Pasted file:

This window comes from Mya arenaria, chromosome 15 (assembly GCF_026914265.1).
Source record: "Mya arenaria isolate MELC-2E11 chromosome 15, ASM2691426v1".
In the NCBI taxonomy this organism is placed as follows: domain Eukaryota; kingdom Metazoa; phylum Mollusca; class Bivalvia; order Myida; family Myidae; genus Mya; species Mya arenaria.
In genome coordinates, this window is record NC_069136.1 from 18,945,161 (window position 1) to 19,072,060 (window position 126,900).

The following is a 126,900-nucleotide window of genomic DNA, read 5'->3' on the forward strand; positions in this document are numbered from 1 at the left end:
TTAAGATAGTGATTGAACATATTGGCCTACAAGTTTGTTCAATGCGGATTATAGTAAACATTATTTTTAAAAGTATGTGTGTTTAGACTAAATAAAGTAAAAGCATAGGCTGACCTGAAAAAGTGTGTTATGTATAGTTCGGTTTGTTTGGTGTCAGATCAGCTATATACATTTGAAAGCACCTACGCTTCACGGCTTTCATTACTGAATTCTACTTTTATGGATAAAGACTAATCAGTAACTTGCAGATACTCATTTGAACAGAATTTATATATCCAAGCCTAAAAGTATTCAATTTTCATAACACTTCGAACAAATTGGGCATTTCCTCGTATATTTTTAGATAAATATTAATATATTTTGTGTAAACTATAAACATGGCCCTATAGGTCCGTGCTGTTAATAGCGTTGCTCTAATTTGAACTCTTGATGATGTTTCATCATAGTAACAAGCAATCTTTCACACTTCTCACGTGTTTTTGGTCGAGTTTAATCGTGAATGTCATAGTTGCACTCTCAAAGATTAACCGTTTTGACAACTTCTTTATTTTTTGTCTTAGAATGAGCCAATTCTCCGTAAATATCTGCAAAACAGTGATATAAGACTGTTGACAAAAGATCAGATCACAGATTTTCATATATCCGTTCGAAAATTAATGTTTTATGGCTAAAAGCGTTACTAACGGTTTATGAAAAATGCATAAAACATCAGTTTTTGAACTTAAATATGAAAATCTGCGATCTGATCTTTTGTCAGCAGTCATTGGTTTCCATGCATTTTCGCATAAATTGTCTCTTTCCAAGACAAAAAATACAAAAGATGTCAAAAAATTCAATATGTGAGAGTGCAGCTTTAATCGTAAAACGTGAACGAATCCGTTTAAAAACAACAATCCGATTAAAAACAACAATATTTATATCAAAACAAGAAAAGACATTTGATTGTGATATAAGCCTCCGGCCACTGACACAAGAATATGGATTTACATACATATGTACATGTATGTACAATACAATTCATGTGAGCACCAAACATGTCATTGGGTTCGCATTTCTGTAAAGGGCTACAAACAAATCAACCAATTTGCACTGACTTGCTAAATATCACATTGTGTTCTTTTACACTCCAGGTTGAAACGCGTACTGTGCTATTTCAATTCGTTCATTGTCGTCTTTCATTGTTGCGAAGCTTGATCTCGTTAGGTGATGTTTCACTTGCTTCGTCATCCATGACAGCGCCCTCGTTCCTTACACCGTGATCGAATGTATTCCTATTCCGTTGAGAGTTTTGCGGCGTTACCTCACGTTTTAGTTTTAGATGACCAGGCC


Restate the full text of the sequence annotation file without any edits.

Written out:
This window comes from Mya arenaria, chromosome 15 (assembly GCF_026914265.1).
Source record: "Mya arenaria isolate MELC-2E11 chromosome 15, ASM2691426v1".
In the NCBI taxonomy this organism is placed as follows: domain Eukaryota; kingdom Metazoa; phylum Mollusca; class Bivalvia; order Myida; family Myidae; genus Mya; species Mya arenaria.
In genome coordinates, this window is record NC_069136.1 from 18,945,161 (window position 1) to 19,072,060 (window position 126,900).

The following is a 126,900-nucleotide window of genomic DNA, read 5'->3' on the forward strand; positions in this document are numbered from 1 at the left end:
TTAAGATAGTGATTGAACATATTGGCCTACAAGTTTGTTCAATGCGGATTATAGTAAACATTATTTTTAAAAGTATGTGTGTTTAGACTAAATAAAGTAAAAGCATAGGCTGACCTGAAAAAGTGTGTTATGTATAGTTCGGTTTGTTTGGTGTCAGATCAGCTATATACATTTGAAAGCACCTACGCTTCACGGCTTTCATTACTGAATTCTACTTTTATGGATAAAGACTAATCAGTAACTTGCAGATACTCATTTGAACAGAATTTATATATCCAAGCCTAAAAGTATTCAATTTTCATAACACTTCGAACAAATTGGGCATTTCCTCGTATATTTTTAGATAAATATTAATATATTTTGTGTAAACTATAAACATGGCCCTATAGGTCCGTGCTGTTAATAGCGTTGCTCTAATTTGAACTCTTGATGATGTTTCATCATAGTAACAAGCAATCTTTCACACTTCTCACGTGTTTTTGGTCGAGTTTAATCGTGAATGTCATAGTTGCACTCTCAAAGATTAACCGTTTTGACAACTTCTTTATTTTTTGTCTTAGAATGAGCCAATTCTCCGTAAATATCTGCAAAACAGTGATATAAGACTGTTGACAAAAGATCAGATCACAGATTTTCATATATCCGTTCGAAAATTAATGTTTTATGGCTAAAAGCGTTACTAACGGTTTATGAAAAATGCATAAAACATCAGTTTTTGAACTTAAATATGAAAATCTGCGATCTGATCTTTTGTCAGCAGTCATTGGTTTCCATGCATTTTCGCATAAATTGTCTCTTTCCAAGACAAAAAATACAAAAGATGTCAAAAAATTCAATATGTGAGAGTGCAGCTTTAATCGTAAAACGTGAACGAATCCGTTTAAAAACAACAATCCGATTAAAAACAACAATATTTATATCAAAACAAGAAAAGACATTTGATTGTGATATAAGCCTCCGGCCACTGACACAAGAATATGGATTTACATACATATGTACATGTATGTACAATACAATTCATGTGAGCACCAAACATGTCATTGGGTTCGCATTTCTGTAAAGGGCTACAAACAAATCAACCAATTTGCACTGACTTGCTAAATATCACATTGTGTTCTTTTACACTCCAGGTTGAAACGCGTACTGTGCTATTTCAATTCGTTCATTGTCGTCTTTCATTGTTGCGAAGCTTGATCTCGTTAGGTGATGTTTCACTTGCTTCGTCATCCATGACAGCGCCCTCGTTCCTTACACCGTGATCGAATGTATTCCTATTCCGTTGAGAGTTTTGCGGCGTTACCTCACGTTTTAGTTTTAGATGACCAGGCC